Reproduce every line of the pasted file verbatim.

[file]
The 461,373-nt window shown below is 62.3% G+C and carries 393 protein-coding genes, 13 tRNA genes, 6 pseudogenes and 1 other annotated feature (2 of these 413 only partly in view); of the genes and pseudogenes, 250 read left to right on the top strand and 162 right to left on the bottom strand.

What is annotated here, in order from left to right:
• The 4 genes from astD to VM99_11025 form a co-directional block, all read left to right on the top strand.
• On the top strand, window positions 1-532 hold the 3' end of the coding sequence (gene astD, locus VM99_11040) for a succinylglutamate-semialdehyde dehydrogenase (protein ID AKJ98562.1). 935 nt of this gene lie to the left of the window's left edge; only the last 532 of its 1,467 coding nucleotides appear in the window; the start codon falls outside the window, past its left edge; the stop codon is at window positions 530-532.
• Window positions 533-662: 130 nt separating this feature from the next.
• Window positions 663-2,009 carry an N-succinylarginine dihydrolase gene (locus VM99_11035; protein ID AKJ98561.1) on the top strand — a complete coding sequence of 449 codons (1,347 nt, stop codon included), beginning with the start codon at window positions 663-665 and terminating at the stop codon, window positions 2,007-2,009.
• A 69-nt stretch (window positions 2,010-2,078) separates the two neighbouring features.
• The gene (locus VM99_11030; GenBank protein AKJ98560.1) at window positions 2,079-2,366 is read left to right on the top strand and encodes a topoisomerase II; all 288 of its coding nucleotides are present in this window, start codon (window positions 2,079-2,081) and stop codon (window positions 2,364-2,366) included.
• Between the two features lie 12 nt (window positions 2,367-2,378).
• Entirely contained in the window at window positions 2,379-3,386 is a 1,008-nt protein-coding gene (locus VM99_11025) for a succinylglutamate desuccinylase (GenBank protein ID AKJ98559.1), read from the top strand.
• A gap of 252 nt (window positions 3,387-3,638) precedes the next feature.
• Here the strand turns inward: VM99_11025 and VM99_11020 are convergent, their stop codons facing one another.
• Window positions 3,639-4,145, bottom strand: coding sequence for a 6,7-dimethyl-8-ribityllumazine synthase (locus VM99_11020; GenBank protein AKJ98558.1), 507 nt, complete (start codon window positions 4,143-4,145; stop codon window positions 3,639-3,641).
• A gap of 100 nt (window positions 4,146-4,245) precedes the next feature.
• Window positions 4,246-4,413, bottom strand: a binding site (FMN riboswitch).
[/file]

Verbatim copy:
The 461,373-nt window shown below is 62.3% G+C and carries 393 protein-coding genes, 13 tRNA genes, 6 pseudogenes and 1 other annotated feature (2 of these 413 only partly in view); of the genes and pseudogenes, 250 read left to right on the top strand and 162 right to left on the bottom strand.

What is annotated here, in order from left to right:
• The 4 genes from astD to VM99_11025 form a co-directional block, all read left to right on the top strand.
• On the top strand, window positions 1-532 hold the 3' end of the coding sequence (gene astD, locus VM99_11040) for a succinylglutamate-semialdehyde dehydrogenase (protein ID AKJ98562.1). 935 nt of this gene lie to the left of the window's left edge; only the last 532 of its 1,467 coding nucleotides appear in the window; the start codon falls outside the window, past its left edge; the stop codon is at window positions 530-532.
• Window positions 533-662: 130 nt separating this feature from the next.
• Window positions 663-2,009 carry an N-succinylarginine dihydrolase gene (locus VM99_11035; protein ID AKJ98561.1) on the top strand — a complete coding sequence of 449 codons (1,347 nt, stop codon included), beginning with the start codon at window positions 663-665 and terminating at the stop codon, window positions 2,007-2,009.
• A 69-nt stretch (window positions 2,010-2,078) separates the two neighbouring features.
• The gene (locus VM99_11030; GenBank protein AKJ98560.1) at window positions 2,079-2,366 is read left to right on the top strand and encodes a topoisomerase II; all 288 of its coding nucleotides are present in this window, start codon (window positions 2,079-2,081) and stop codon (window positions 2,364-2,366) included.
• Between the two features lie 12 nt (window positions 2,367-2,378).
• Entirely contained in the window at window positions 2,379-3,386 is a 1,008-nt protein-coding gene (locus VM99_11025) for a succinylglutamate desuccinylase (GenBank protein ID AKJ98559.1), read from the top strand.
• A gap of 252 nt (window positions 3,387-3,638) precedes the next feature.
• Here the strand turns inward: VM99_11025 and VM99_11020 are convergent, their stop codons facing one another.
• Window positions 3,639-4,145, bottom strand: coding sequence for a 6,7-dimethyl-8-ribityllumazine synthase (locus VM99_11020; GenBank protein AKJ98558.1), 507 nt, complete (start codon window positions 4,143-4,145; stop codon window positions 3,639-3,641).
• A gap of 100 nt (window positions 4,146-4,245) precedes the next feature.
• Window positions 4,246-4,413, bottom strand: a binding site (FMN riboswitch).